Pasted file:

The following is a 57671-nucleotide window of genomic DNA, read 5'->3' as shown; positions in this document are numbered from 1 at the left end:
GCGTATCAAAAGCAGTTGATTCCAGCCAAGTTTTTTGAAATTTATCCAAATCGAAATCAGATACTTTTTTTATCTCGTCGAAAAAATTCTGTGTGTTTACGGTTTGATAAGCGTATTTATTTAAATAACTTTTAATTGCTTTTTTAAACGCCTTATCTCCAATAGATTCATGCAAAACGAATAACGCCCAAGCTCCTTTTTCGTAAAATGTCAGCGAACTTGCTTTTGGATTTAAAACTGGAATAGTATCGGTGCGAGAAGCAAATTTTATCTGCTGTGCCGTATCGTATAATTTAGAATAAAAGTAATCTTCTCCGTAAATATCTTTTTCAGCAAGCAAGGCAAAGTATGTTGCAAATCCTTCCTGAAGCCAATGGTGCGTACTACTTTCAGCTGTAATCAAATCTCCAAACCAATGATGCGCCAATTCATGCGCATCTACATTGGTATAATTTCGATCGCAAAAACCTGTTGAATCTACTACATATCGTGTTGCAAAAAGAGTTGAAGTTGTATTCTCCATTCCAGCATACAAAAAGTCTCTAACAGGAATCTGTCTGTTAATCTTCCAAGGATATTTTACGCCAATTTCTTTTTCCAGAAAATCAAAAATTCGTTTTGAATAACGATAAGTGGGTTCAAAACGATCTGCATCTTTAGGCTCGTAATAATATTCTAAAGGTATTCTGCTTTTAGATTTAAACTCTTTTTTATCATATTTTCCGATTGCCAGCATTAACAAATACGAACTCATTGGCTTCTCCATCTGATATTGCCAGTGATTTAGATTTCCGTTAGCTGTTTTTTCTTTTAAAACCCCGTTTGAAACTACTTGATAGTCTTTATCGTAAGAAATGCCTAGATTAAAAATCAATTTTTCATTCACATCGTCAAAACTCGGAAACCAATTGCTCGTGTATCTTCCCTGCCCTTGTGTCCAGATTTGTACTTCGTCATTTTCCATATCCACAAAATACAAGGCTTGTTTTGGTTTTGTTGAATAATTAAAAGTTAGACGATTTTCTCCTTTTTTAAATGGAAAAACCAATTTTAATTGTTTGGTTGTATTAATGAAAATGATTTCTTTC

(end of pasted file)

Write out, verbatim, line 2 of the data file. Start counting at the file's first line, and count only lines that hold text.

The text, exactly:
GCGTATCAAAAGCAGTTGATTCCAGCCAAGTTTTTTGAAATTTATCCAAATCGAAATCAGATACTTTTTTTATCTCGTCGAAAAAATTCTGTGTGTTTACGGTTTGATAAGCGTATTTATTTAAATAACTTTTAATTGCTTTTTTAAACGCCTTATCTCCAATAGATTCATGCAAAACGAATAACGCCCAAGCTCCTTTTTCGTAAAATGTCAGCGAACTTGCTTTTGGATTTAAAACTGGAATAGTATCGGTGCGAGAAGCAAATTTTATCTGCTGTGCCGTATCGTATAATTTAGAATAAAAGTAATCTTCTCCGTAAATATCTTTTTCAGCAAGCAAGGCAAAGTATGTTGCAAATCCTTCCTGAAGCCAATGGTGCGTACTACTTTCAGCTGTAATCAAATCTCCAAACCAATGATGCGCCAATTCATGCGCATCTACATTGGTATAATTTCGATCGCAAAAACCTGTTGAATCTACTACATATCGTGTTGCAAAAAGAGTTGAAGTTGTATTCTCCATTCCAGCATACAAAAAGTCTCTAACAGGAATCTGTCTGTTAATCTTCCAAGGATATTTTACGCCAATTTCTTTTTCCAGAAAATCAAAAATTCGTTTTGAATAACGATAAGTGGGTTCAAAACGATCTGCATCTTTAGGCTCGTAATAATATTCTAAAGGTATTCTGCTTTTAGATTTAAACTCTTTTTTATCATATTTTCCGATTGCCAGCATTAACAAATACGAACTCATTGGCTTCTCCATCTGATATTGCCAGTGATTTAGATTTCCGTTAGCTGTTTTTTCTTTTAAAACCCCGTTTGAAACTACTTGATAGTCTTTATCGTAAGAAATGCCTAGATTAAAAATCAATTTTTCATTCACATCGTCAAAACTCGGAAACCAATTGCTCGTGTATCTTCCCTGCCCTTGTGTCCAGATTTGTACTTCGTCATTTTCCATATCCACAAAATACAAGGCTTGTTTTGGTTTTGTTGAATAATTAAAAGTTAGACGATTTTCTCCTTTTTTAAATGGAAAAACCAATTTTAATTGTTTGGTTGTATTAATGAAAATGATTTCTTTC